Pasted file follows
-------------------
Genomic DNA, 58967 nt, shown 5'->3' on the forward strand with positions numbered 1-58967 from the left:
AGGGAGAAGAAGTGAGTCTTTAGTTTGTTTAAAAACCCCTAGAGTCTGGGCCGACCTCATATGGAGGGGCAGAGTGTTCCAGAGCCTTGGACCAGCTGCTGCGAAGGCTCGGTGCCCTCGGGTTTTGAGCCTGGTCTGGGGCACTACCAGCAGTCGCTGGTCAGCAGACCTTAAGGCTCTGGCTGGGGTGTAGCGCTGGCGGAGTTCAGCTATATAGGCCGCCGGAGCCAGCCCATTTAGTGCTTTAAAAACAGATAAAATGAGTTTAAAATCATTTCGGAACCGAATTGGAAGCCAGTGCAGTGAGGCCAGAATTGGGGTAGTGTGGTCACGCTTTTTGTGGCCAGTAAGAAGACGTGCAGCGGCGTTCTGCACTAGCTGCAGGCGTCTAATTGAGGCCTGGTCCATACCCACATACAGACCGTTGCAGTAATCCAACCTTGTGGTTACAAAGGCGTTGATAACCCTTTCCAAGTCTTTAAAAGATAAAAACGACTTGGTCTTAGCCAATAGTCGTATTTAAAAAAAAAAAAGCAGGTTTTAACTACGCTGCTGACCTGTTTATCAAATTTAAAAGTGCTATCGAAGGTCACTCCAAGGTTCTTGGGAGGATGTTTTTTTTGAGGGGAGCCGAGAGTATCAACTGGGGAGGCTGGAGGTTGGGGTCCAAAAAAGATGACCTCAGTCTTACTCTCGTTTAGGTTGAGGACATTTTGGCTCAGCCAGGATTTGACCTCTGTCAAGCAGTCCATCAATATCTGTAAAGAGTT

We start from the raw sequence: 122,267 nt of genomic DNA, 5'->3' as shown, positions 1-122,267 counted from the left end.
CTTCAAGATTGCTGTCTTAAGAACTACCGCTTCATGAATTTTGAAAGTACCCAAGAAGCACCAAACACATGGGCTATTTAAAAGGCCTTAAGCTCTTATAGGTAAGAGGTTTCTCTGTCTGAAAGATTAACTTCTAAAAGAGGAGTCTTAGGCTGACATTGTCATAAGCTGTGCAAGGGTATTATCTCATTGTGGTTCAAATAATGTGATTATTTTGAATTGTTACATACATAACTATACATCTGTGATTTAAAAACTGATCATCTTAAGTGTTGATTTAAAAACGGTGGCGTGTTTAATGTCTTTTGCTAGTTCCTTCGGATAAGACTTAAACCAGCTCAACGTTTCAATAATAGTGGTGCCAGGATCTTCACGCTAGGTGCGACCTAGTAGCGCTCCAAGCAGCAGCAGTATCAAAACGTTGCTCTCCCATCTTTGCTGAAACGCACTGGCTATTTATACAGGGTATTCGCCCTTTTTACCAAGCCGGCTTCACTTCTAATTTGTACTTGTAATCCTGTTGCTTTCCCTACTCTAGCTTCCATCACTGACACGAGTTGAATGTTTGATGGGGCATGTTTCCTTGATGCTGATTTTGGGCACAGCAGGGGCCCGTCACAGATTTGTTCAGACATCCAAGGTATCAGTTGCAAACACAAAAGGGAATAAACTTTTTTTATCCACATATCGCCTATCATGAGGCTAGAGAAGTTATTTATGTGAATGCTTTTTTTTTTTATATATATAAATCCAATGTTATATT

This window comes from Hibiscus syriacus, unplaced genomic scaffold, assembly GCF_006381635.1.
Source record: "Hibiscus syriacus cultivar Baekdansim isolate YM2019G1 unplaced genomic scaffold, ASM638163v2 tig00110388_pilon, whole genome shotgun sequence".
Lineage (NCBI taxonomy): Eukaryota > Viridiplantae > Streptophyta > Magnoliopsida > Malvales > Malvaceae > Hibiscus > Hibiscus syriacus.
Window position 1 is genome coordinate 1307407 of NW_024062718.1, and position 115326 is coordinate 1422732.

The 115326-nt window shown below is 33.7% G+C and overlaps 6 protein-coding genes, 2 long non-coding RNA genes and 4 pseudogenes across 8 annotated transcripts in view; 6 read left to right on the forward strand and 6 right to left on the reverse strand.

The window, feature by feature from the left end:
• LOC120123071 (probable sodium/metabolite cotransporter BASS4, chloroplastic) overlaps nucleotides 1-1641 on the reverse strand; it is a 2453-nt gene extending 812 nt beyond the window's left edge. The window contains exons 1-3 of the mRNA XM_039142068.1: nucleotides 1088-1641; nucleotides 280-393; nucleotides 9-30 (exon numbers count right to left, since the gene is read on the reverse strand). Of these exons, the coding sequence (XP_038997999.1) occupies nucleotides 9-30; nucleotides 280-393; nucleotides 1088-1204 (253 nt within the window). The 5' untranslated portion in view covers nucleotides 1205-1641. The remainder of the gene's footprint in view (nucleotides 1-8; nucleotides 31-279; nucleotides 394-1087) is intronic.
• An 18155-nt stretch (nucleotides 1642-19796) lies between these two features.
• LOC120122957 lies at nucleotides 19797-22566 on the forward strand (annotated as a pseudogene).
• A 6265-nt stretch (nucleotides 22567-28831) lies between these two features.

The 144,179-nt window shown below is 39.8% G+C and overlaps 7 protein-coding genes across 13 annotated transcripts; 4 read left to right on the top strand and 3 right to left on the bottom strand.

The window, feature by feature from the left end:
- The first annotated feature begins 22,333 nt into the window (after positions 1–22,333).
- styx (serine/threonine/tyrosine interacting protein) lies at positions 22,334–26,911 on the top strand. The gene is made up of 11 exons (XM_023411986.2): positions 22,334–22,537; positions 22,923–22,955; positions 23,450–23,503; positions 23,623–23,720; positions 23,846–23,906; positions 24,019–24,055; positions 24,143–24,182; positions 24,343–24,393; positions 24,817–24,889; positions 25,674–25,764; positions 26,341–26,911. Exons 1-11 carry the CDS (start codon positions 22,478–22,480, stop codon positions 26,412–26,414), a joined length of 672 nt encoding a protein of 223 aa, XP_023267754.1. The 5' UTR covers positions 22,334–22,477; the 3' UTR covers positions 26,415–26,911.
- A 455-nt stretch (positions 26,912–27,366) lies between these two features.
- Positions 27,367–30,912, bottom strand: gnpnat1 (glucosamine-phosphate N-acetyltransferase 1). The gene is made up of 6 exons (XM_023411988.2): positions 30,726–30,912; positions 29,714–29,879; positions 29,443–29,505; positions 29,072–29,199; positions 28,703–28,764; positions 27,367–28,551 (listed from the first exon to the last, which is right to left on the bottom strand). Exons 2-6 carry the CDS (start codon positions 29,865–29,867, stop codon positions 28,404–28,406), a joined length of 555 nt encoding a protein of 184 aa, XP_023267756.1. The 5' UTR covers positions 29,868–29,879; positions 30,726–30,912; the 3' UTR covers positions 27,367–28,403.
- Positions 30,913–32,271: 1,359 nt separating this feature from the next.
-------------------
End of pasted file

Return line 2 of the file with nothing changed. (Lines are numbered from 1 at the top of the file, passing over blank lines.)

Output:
AGGGAGAAGAAGTGAGTCTTTAGTTTGTTTAAAAACCCCTAGAGTCTGGGCCGACCTCATATGGAGGGGCAGAGTGTTCCAGAGCCTTGGACCAGCTGCTGCGAAGGCTCGGTGCCCTCGGGTTTTGAGCCTGGTCTGGGGCACTACCAGCAGTCGCTGGTCAGCAGACCTTAAGGCTCTGGCTGGGGTGTAGCGCTGGCGGAGTTCAGCTATATAGGCCGCCGGAGCCAGCCCATTTAGTGCTTTAAAAACAGATAAAATGAGTTTAAAATCATTTCGGAACCGAATTGGAAGCCAGTGCAGTGAGGCCAGAATTGGGGTAGTGTGGTCACGCTTTTTGTGGCCAGTAAGAAGACGTGCAGCGGCGTTCTGCACTAGCTGCAGGCGTCTAATTGAGGCCTGGTCCATACCCACATACAGACCGTTGCAGTAATCCAACCTTGTGGTTACAAAGGCGTTGATAACCCTTTCCAAGTCTTTAAAAGATAAAAACGACTTGGTCTTAGCCAATAGTCGTATTTAAAAAAAAAAAAGCAGGTTTTAACTACGCTGCTGACCTGTTTATCAAATTTAAAAGTGCTATCGAAGGTCACTCCAAGGTTCTTGGGAGGATGTTTTTTTTGAGGGGAGCCGAGAGTATCAACTGGGGAGGCTGGAGGTTGGGGTCCAAAAAAGATGACCTCAGTCTTACTCTCGTTTAGGTTGAGGACATTTTGGCTCAGCCAGGATTTGACCTCTGTCAAGCAGTCCATCAATATCTGTAAAGAGTT